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The Affect Of Black Magic On Owls


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Brown Wood-Owl

More and more of our Avian species are becoming more vulnerable in the wild, and none more so than the owl. Out of the 30 owl species that are found on the Indian subcontinent (most of which are endangered), 15 different species have been recorded in a recent report as being illegally trapped and traded across India, primarily for use in the black arts.

The use of owls of all shapes and sizes in black magic is commonplace among Indian shaman, who prescribe the use of owls and their body parts including their claws and feathers, as part of ceremonial rituals and in medicines. People are thought to be superstitious of owls in India due to their screeching calls, and they are also said to be associated with bad omens.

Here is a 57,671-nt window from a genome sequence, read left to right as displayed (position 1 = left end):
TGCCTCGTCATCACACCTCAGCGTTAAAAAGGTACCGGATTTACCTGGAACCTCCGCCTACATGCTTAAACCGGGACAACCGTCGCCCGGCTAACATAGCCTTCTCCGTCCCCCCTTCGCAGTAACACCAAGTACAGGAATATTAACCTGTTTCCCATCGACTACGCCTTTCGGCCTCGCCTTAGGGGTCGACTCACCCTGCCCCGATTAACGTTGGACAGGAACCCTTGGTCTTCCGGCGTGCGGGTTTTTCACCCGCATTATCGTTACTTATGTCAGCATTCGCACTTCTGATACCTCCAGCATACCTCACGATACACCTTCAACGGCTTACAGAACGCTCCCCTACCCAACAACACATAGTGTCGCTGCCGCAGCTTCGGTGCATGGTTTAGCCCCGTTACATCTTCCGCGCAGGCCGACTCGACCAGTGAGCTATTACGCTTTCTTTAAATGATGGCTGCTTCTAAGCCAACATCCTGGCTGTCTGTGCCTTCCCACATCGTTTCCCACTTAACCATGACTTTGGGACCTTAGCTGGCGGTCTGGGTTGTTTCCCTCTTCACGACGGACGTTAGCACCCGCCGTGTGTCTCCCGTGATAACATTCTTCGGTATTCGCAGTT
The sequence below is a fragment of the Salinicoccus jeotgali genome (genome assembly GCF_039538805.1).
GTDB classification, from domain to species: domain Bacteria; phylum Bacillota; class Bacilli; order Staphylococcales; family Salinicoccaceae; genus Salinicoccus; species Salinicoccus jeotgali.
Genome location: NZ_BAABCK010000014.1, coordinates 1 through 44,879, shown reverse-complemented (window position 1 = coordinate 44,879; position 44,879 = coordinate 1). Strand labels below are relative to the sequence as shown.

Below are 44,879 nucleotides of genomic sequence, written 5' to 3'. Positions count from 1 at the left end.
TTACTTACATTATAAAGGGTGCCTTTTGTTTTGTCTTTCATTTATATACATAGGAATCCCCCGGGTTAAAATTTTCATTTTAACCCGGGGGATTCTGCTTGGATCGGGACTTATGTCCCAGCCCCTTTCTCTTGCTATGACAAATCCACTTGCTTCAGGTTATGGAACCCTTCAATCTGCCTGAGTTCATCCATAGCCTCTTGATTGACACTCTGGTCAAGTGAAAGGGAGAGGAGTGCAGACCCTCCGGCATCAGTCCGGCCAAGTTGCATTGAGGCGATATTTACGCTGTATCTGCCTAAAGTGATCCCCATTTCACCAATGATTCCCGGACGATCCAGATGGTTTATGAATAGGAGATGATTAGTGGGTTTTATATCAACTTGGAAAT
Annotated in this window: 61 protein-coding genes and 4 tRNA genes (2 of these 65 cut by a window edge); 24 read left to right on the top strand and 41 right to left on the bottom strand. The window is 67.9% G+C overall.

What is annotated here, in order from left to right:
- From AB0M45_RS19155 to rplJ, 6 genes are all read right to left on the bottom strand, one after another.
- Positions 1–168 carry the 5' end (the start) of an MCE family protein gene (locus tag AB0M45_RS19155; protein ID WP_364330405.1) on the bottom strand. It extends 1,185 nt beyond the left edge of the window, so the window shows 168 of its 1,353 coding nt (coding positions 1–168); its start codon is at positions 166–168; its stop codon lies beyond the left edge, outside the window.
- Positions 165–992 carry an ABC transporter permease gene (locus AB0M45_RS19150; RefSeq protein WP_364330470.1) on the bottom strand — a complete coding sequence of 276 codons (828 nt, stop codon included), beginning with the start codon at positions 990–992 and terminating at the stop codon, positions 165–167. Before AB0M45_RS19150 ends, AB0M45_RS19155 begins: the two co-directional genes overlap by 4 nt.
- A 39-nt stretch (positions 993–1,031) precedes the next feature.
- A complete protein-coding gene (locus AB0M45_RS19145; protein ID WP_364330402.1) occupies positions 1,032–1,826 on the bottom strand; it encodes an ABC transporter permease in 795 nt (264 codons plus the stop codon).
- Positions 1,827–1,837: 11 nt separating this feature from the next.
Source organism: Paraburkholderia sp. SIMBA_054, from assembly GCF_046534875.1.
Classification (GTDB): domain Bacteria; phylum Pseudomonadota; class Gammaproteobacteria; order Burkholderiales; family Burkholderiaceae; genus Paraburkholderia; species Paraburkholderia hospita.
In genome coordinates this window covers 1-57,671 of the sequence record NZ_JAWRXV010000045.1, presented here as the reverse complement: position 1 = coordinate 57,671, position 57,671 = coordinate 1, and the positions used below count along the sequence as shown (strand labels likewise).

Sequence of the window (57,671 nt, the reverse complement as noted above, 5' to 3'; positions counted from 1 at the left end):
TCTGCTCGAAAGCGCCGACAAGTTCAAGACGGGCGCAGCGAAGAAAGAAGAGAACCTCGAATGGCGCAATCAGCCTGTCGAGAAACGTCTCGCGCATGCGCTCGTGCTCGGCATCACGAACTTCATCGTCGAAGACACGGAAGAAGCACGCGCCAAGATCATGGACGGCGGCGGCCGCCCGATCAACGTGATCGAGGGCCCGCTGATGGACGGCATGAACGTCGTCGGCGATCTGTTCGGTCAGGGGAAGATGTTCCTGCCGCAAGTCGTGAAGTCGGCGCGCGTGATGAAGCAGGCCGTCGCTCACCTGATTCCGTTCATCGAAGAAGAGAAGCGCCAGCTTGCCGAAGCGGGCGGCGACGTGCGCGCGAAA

Spotted Owlet
The report called Imperilled Custodians Of The Night was conducted by TRAFFIC India and focused on looking into the illegal trapping, trade, and use of the 30 different owl species found across India. The investigation recorded the use of half of India's owl species, both large and small, although it was found that the larger species with longer ear tufts were most at risk.

Despite the fact that the hunting and trade of owls in India is banned under their 1972 Wildlife Protection Act, it has been estimated that thousands of owls are traded throughout the country each year. Although exact numbers are unknown, reports of owls becoming rarer across India are also becoming more common, particularly in areas where the owls have been affected by habitat loss.


Dusky Eagle-Owl
The report was presented by the Minister of Environment and Forests in New Delhi, with the initial goal being to raise awareness of the importance of owls within the eco-system. TRAFFIC is also calling for immediate action to show people just how crucial owls are, not only to their own habitats but also to us. They want to see more effective law enforcement to try and put a stop to the trade across India immediately.

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